Starring: Jason Yachanin, Kate Graham, Allyson Sereboff, Robin Watkins, Joshua Olatunde. Rated R.
It’s been 22 years since Troma
Entertainment last made a big-screen splash with Class of Nuke ’Em High, a typically
stomach-turning satire about small-town teens
growing up, but not old, in the shadow of a nuclear power plant. Since then,
infamous auteur Lloyd Kaufman’s fiercely independent studio has floundered with
a series of mostly straight-to-DVD releases, including seminal titles like Maniac
Nurses Find Ecstasy and Killer Condom.
Poultrygeist, Kaufman’s latest
theatrical venture and first solo directorial
effort since 2000’s Toxic Avenger IV,
makes one thing clear: the 62-year-old New York native has lost none of his
appreciation for reanimated corpses, explosive diarrhea and thinly veiled
political barbs that skewer the left and the right with equal delight.
Whether you can appreciate
Kaufman’s equal-opportunity bashing – here, his favorite targets include
liberal, protest-minded lesbians and the fast-food moguls responsible for the
super-sizing of America – depends largely on your tolerance for his low-budget
gross-out gags, which remain as defiantly unsophisticated today as they were in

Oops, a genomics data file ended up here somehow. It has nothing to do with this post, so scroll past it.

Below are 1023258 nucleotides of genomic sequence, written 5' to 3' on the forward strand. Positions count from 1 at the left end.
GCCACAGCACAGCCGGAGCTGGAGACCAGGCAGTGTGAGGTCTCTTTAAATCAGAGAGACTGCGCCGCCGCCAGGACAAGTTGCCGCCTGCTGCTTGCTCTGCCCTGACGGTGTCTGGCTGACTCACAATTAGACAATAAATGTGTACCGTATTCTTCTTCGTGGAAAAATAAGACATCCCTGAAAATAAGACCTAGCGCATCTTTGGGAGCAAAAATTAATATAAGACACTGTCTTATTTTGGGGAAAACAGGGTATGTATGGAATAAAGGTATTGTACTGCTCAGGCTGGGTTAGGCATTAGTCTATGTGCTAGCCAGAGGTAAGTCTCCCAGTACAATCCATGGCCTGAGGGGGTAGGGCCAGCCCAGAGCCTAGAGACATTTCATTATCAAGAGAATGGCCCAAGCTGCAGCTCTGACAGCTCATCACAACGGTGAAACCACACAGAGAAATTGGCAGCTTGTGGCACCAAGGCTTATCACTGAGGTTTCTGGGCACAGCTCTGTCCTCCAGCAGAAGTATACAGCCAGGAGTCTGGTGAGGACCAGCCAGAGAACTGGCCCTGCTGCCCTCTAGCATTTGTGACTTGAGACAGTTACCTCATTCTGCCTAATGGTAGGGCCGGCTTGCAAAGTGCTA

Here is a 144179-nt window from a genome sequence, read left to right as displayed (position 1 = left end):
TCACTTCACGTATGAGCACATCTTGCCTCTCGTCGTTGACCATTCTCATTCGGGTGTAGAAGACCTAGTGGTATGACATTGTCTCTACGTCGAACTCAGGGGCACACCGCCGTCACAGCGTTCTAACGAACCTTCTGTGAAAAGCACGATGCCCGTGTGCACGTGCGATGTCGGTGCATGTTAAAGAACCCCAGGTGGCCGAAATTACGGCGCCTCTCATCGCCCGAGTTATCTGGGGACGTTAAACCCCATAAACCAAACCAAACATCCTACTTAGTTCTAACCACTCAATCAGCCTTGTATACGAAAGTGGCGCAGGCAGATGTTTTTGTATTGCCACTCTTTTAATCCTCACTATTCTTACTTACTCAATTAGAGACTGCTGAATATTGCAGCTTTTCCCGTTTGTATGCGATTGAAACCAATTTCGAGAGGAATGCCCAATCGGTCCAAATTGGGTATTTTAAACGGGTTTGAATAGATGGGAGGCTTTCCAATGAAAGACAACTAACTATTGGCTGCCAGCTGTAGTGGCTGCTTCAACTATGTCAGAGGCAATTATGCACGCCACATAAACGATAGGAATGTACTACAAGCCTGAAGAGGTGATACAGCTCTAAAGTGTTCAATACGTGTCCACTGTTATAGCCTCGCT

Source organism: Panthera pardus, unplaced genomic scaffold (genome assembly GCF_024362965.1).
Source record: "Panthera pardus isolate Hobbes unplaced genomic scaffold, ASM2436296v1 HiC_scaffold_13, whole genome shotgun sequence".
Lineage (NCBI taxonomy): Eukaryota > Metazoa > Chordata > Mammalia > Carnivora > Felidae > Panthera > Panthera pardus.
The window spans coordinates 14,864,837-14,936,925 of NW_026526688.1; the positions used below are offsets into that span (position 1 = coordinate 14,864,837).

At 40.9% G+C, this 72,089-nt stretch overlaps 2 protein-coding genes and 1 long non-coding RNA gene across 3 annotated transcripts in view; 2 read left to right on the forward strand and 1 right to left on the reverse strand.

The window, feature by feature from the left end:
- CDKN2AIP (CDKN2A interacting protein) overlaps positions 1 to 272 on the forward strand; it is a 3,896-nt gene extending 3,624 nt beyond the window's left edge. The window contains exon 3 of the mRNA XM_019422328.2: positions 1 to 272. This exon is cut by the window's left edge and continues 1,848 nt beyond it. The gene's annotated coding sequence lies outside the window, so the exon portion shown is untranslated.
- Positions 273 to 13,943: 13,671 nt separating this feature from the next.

1974, when he co-founded Troma with fellow Yalie Michael Herz. For the
uninitiated, that means plenty of decapitations, scatological splatter and
projectile vomit, though one would be remiss not to mention the film’s most
notable offering, Paco Bell, a flamboyant minimum-wager ground to pieces and
reincarnated as a talking chicken sandwich.
The action begins at the brand-new
American Chicken Bunker, a KFC-style monstrosity owned by the General (Robin
Watkins) and operated by characters with names like Wendy, Arbie and Carl Jr.
The long-suffering citizens of Tromaville line up for the grand opening, some
to protest, others simply to writhe and squeal like pigs under the hot New
Jersey sun. Chaos ensues when the lunch crowd begins to chow down on the
General’s chicken, only to undergo a messy metamorphosis into an army of zombie
chickens hungry for human flesh.
What else would you expect when
you build a rancid chicken shack on a Native American burial ground? Kaufman’s
latest, which incorporates crass musical numbers into its heady mix, is
unapologetically tasteless and raunchy to the extreme; it wouldn’t live up (or
is that down?) to the Troma standard otherwise. But it’s not without a
legitimate axe to grind.
the kind of
satire that takes a sledgehammer to its targets, and Kaufman is only too happy
to smash the fast-food industry to a fetid pulp. It’s not pretty, and the humor
is sometimes embarrassingly puerile. But for those with a passion for
subversive trash – you know who you are – Troma Entertainment is still serving
it in generous helpings on a bile-covered platter.